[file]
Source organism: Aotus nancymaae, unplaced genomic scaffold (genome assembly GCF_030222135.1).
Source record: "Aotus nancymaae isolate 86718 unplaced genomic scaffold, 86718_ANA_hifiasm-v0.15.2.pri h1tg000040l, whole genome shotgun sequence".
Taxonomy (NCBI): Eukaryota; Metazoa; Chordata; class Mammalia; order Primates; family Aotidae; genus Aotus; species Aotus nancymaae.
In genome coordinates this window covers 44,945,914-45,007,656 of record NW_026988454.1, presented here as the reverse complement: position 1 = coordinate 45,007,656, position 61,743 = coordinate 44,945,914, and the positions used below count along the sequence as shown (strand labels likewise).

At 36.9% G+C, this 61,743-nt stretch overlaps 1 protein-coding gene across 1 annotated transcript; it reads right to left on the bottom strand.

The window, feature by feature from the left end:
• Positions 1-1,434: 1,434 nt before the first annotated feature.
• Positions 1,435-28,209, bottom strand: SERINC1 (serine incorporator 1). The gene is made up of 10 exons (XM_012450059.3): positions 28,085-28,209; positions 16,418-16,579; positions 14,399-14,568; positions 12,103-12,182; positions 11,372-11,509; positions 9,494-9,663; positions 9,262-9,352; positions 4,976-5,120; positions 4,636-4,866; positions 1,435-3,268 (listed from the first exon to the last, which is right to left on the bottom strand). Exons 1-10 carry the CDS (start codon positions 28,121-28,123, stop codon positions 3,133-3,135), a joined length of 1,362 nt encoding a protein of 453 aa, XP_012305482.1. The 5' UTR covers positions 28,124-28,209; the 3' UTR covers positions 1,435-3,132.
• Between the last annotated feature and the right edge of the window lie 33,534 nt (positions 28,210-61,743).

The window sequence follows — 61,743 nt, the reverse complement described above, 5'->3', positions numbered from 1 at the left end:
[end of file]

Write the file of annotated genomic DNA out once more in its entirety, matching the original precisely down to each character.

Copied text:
Source organism: Aotus nancymaae, unplaced genomic scaffold (genome assembly GCF_030222135.1).
Source record: "Aotus nancymaae isolate 86718 unplaced genomic scaffold, 86718_ANA_hifiasm-v0.15.2.pri h1tg000040l, whole genome shotgun sequence".
Taxonomy (NCBI): Eukaryota; Metazoa; Chordata; class Mammalia; order Primates; family Aotidae; genus Aotus; species Aotus nancymaae.
In genome coordinates this window covers 44,945,914-45,007,656 of record NW_026988454.1, presented here as the reverse complement: position 1 = coordinate 45,007,656, position 61,743 = coordinate 44,945,914, and the positions used below count along the sequence as shown (strand labels likewise).

At 36.9% G+C, this 61,743-nt stretch overlaps 1 protein-coding gene across 1 annotated transcript; it reads right to left on the bottom strand.

The window, feature by feature from the left end:
• Positions 1-1,434: 1,434 nt before the first annotated feature.
• Positions 1,435-28,209, bottom strand: SERINC1 (serine incorporator 1). The gene is made up of 10 exons (XM_012450059.3): positions 28,085-28,209; positions 16,418-16,579; positions 14,399-14,568; positions 12,103-12,182; positions 11,372-11,509; positions 9,494-9,663; positions 9,262-9,352; positions 4,976-5,120; positions 4,636-4,866; positions 1,435-3,268 (listed from the first exon to the last, which is right to left on the bottom strand). Exons 1-10 carry the CDS (start codon positions 28,121-28,123, stop codon positions 3,133-3,135), a joined length of 1,362 nt encoding a protein of 453 aa, XP_012305482.1. The 5' UTR covers positions 28,124-28,209; the 3' UTR covers positions 1,435-3,132.
• Between the last annotated feature and the right edge of the window lie 33,534 nt (positions 28,210-61,743).

The window sequence follows — 61,743 nt, the reverse complement described above, 5'->3', positions numbered from 1 at the left end: